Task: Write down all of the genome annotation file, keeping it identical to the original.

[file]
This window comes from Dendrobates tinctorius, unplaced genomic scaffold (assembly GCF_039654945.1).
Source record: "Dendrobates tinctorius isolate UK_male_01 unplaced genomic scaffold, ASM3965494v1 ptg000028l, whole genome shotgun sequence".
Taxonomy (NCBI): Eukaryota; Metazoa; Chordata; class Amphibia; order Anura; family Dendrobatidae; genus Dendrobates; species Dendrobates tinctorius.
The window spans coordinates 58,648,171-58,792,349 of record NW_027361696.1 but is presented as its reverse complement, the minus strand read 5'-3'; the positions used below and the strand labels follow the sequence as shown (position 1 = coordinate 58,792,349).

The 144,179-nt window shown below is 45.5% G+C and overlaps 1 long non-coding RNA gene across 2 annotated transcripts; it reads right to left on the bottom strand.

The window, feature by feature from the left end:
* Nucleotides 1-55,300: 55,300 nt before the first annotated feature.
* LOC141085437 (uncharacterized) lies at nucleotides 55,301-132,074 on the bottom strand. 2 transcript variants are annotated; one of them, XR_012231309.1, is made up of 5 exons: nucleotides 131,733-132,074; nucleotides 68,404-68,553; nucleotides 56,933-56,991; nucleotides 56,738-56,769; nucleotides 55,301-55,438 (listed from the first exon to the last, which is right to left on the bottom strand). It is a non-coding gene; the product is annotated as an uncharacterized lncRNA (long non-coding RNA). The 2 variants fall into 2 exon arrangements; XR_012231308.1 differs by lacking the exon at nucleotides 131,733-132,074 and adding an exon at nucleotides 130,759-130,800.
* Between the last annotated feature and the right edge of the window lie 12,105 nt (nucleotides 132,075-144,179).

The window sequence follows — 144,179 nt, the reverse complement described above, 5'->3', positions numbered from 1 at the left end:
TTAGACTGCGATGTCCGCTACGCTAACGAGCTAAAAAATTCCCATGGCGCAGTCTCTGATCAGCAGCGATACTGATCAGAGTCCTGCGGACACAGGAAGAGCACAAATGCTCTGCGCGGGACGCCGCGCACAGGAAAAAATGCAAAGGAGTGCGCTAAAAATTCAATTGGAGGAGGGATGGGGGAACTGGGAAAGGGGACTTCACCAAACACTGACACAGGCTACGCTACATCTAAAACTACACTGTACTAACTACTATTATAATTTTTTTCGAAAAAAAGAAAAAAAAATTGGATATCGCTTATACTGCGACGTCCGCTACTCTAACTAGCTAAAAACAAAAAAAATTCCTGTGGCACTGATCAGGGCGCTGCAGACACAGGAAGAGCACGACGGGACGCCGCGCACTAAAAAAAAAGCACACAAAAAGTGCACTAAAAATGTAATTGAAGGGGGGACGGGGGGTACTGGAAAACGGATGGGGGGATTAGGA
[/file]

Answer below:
This window comes from Dendrobates tinctorius, unplaced genomic scaffold (assembly GCF_039654945.1).
Source record: "Dendrobates tinctorius isolate UK_male_01 unplaced genomic scaffold, ASM3965494v1 ptg000028l, whole genome shotgun sequence".
Taxonomy (NCBI): Eukaryota; Metazoa; Chordata; class Amphibia; order Anura; family Dendrobatidae; genus Dendrobates; species Dendrobates tinctorius.
The window spans coordinates 58,648,171-58,792,349 of record NW_027361696.1 but is presented as its reverse complement, the minus strand read 5'-3'; the positions used below and the strand labels follow the sequence as shown (position 1 = coordinate 58,792,349).

The 144,179-nt window shown below is 45.5% G+C and overlaps 1 long non-coding RNA gene across 2 annotated transcripts; it reads right to left on the bottom strand.

The window, feature by feature from the left end:
* Nucleotides 1-55,300: 55,300 nt before the first annotated feature.
* LOC141085437 (uncharacterized) lies at nucleotides 55,301-132,074 on the bottom strand. 2 transcript variants are annotated; one of them, XR_012231309.1, is made up of 5 exons: nucleotides 131,733-132,074; nucleotides 68,404-68,553; nucleotides 56,933-56,991; nucleotides 56,738-56,769; nucleotides 55,301-55,438 (listed from the first exon to the last, which is right to left on the bottom strand). It is a non-coding gene; the product is annotated as an uncharacterized lncRNA (long non-coding RNA). The 2 variants fall into 2 exon arrangements; XR_012231308.1 differs by lacking the exon at nucleotides 131,733-132,074 and adding an exon at nucleotides 130,759-130,800.
* Between the last annotated feature and the right edge of the window lie 12,105 nt (nucleotides 132,075-144,179).

The window sequence follows — 144,179 nt, the reverse complement described above, 5'->3', positions numbered from 1 at the left end:
TTAGACTGCGATGTCCGCTACGCTAACGAGCTAAAAAATTCCCATGGCGCAGTCTCTGATCAGCAGCGATACTGATCAGAGTCCTGCGGACACAGGAAGAGCACAAATGCTCTGCGCGGGACGCCGCGCACAGGAAAAAATGCAAAGGAGTGCGCTAAAAATTCAATTGGAGGAGGGATGGGGGAACTGGGAAAGGGGACTTCACCAAACACTGACACAGGCTACGCTACATCTAAAACTACACTGTACTAACTACTATTATAATTTTTTTCGAAAAAAAGAAAAAAAAATTGGATATCGCTTATACTGCGACGTCCGCTACTCTAACTAGCTAAAAACAAAAAAAATTCCTGTGGCACTGATCAGGGCGCTGCAGACACAGGAAGAGCACGACGGGACGCCGCGCACTAAAAAAAAAGCACACAAAAAGTGCACTAAAAATGTAATTGAAGGGGGGACGGGGGGTACTGGAAAACGGATGGGGGGATTAGGA